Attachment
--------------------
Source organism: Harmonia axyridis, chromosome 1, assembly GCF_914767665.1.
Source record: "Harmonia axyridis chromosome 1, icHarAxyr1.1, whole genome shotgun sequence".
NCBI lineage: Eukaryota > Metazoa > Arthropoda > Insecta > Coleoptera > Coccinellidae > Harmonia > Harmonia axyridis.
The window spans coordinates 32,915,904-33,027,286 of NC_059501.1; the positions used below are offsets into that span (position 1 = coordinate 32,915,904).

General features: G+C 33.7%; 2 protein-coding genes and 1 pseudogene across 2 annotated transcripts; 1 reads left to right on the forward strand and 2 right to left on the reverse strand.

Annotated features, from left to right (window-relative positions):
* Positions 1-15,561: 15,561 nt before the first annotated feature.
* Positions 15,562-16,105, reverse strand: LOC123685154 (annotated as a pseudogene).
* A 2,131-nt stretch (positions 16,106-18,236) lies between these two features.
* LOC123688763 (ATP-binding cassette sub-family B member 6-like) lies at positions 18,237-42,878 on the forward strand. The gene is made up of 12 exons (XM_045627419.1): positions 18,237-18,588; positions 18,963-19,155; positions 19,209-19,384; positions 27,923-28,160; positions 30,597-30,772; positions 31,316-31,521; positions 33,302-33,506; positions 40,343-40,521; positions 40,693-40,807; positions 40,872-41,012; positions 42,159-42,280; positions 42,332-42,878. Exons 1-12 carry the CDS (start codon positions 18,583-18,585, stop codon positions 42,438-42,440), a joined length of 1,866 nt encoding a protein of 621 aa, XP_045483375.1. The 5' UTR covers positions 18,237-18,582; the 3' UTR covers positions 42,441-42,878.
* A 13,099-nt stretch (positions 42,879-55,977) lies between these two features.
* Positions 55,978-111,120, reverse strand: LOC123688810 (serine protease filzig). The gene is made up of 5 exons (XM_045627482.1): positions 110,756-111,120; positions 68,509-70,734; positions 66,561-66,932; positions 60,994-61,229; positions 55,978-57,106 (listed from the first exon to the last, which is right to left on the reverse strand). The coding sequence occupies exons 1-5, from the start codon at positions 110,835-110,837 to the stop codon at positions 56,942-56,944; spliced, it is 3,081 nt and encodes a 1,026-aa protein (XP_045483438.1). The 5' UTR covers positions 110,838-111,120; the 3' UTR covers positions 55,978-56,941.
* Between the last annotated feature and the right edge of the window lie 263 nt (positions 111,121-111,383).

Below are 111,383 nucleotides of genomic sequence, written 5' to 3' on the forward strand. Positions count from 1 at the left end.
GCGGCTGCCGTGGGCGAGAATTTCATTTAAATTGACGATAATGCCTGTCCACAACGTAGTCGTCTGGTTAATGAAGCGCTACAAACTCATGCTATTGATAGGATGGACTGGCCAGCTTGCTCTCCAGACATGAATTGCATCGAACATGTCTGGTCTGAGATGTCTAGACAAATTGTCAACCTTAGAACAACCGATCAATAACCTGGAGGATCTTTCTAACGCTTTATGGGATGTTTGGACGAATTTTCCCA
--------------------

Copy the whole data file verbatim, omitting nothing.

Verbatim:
Source organism: Harmonia axyridis, chromosome 1, assembly GCF_914767665.1.
Source record: "Harmonia axyridis chromosome 1, icHarAxyr1.1, whole genome shotgun sequence".
NCBI lineage: Eukaryota > Metazoa > Arthropoda > Insecta > Coleoptera > Coccinellidae > Harmonia > Harmonia axyridis.
The window spans coordinates 32,915,904-33,027,286 of NC_059501.1; the positions used below are offsets into that span (position 1 = coordinate 32,915,904).

General features: G+C 33.7%; 2 protein-coding genes and 1 pseudogene across 2 annotated transcripts; 1 reads left to right on the forward strand and 2 right to left on the reverse strand.

Annotated features, from left to right (window-relative positions):
* Positions 1-15,561: 15,561 nt before the first annotated feature.
* Positions 15,562-16,105, reverse strand: LOC123685154 (annotated as a pseudogene).
* A 2,131-nt stretch (positions 16,106-18,236) lies between these two features.
* LOC123688763 (ATP-binding cassette sub-family B member 6-like) lies at positions 18,237-42,878 on the forward strand. The gene is made up of 12 exons (XM_045627419.1): positions 18,237-18,588; positions 18,963-19,155; positions 19,209-19,384; positions 27,923-28,160; positions 30,597-30,772; positions 31,316-31,521; positions 33,302-33,506; positions 40,343-40,521; positions 40,693-40,807; positions 40,872-41,012; positions 42,159-42,280; positions 42,332-42,878. Exons 1-12 carry the CDS (start codon positions 18,583-18,585, stop codon positions 42,438-42,440), a joined length of 1,866 nt encoding a protein of 621 aa, XP_045483375.1. The 5' UTR covers positions 18,237-18,582; the 3' UTR covers positions 42,441-42,878.
* A 13,099-nt stretch (positions 42,879-55,977) lies between these two features.
* Positions 55,978-111,120, reverse strand: LOC123688810 (serine protease filzig). The gene is made up of 5 exons (XM_045627482.1): positions 110,756-111,120; positions 68,509-70,734; positions 66,561-66,932; positions 60,994-61,229; positions 55,978-57,106 (listed from the first exon to the last, which is right to left on the reverse strand). The coding sequence occupies exons 1-5, from the start codon at positions 110,835-110,837 to the stop codon at positions 56,942-56,944; spliced, it is 3,081 nt and encodes a 1,026-aa protein (XP_045483438.1). The 5' UTR covers positions 110,838-111,120; the 3' UTR covers positions 55,978-56,941.
* Between the last annotated feature and the right edge of the window lie 263 nt (positions 111,121-111,383).

Below are 111,383 nucleotides of genomic sequence, written 5' to 3' on the forward strand. Positions count from 1 at the left end.
GCGGCTGCCGTGGGCGAGAATTTCATTTAAATTGACGATAATGCCTGTCCACAACGTAGTCGTCTGGTTAATGAAGCGCTACAAACTCATGCTATTGATAGGATGGACTGGCCAGCTTGCTCTCCAGACATGAATTGCATCGAACATGTCTGGTCTGAGATGTCTAGACAAATTGTCAACCTTAGAACAACCGATCAATAACCTGGAGGATCTTTCTAACGCTTTATGGGATGTTTGGACGAATTTTCCCA